Communication in Context:
THIRD YEAR OF LIFE 24-36 MONTHS
The third year of life is a culmination of the work a child has done throughout the first two years. Children who can play symbolically with adults are able to progress to playing and communicating with their peers. Play ideas build and language capacities grow as children continually practice talking about their ideas and listening and responding to the ideas of others.
24 – 30 months
Multiple Steps in Play, Early Interactions with Peers and Asking Questions:
Between 24 and 30 months, toddlers are becoming capable of increasingly expansive play, as their ability to symbolize and take on roles grows. Children may begin to symbolize real experiences in play – often by first acting as if they are their parent or caregiver. Selective and appropriate use of toys is typical, as is a deepening of play ideas and an increasingly complex form of play that involves multiple related steps.
Communicating the Contents of the Child’s Mind
In this clip a 24 month old explores a toy kitchen. He pretends the water is coming out of the faucet and making bubbles for him to wash his hands. He combines words to describe to another person what he is doing and thinking. Note how he easily takes in directions and ideas about the toy pots and pans from the adult he is in relationship with. This interest in other’s ideas and ability to learn from them is another foundational step on the road to becoming a communicator.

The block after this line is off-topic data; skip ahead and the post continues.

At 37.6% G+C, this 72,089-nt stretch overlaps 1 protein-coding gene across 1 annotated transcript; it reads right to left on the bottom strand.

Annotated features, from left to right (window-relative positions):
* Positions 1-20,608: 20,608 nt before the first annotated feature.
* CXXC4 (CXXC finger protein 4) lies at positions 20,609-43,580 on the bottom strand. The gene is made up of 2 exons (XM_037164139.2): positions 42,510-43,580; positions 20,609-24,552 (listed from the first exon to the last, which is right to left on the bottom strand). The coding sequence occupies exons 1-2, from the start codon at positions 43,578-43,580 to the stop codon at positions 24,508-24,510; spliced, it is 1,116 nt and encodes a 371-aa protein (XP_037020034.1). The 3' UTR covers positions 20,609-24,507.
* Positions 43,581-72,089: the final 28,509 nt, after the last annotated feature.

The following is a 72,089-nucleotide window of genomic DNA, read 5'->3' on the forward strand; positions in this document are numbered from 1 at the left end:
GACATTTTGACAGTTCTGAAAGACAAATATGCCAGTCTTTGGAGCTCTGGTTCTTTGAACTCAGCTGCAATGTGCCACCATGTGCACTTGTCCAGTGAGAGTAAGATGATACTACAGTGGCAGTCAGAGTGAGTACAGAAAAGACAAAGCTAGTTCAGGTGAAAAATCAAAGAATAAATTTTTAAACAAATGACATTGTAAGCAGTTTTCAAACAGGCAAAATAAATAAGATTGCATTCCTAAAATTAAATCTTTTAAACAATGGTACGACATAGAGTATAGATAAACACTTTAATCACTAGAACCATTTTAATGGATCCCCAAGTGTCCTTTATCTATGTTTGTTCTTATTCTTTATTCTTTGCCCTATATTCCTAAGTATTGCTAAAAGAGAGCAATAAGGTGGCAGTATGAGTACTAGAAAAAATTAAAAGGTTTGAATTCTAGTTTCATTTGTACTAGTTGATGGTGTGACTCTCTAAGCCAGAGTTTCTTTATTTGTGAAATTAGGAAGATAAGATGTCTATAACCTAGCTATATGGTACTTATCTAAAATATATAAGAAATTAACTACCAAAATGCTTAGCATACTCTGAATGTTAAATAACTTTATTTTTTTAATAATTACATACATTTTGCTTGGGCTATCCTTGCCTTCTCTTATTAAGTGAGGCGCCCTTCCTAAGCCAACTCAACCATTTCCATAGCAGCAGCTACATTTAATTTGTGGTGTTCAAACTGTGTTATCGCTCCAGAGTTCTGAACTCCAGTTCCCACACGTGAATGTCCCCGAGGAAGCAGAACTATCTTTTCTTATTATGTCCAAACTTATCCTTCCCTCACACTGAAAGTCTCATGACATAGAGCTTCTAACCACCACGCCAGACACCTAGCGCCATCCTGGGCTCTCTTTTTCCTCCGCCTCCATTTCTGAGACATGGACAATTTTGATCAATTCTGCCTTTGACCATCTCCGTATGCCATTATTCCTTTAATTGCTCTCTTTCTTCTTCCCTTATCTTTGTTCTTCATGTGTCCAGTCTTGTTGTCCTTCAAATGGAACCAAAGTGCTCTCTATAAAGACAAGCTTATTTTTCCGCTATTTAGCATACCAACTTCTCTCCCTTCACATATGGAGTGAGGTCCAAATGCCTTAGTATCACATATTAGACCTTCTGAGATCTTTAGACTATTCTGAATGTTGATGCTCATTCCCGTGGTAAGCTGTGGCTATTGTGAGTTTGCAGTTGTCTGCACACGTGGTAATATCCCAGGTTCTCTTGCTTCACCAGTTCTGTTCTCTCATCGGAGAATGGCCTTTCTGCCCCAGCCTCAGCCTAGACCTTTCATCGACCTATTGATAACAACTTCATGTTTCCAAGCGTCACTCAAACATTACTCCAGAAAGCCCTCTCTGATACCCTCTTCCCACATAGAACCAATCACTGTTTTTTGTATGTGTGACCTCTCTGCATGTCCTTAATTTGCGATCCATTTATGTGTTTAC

Social referencing with language should be a common feature of communication at this point. By now, children are using social greetings and pronouns consistently, and using many words to share experiences: “Look at this! – Watch me!”, etc. Peer play is typically still parallel though children at this age are often beginning to talk with and share with each other. Children should be beginning to learn to control behavior verbally rather than just physically, marking an improvement in emotional regulation skills.
Early Peer Interaction
In this clip, two 28 month olds play a simple game of chase. This simple interaction actually encompasses complex foundational skills such as joint attention, shared attention, staying regulated while excited, using nonverbal communication and reading the facial expressions and intentions of others. Although language isn’t a part of this peer play interaction yet – they are communicating a great deal with each other and experimenting with communication through body language and actions.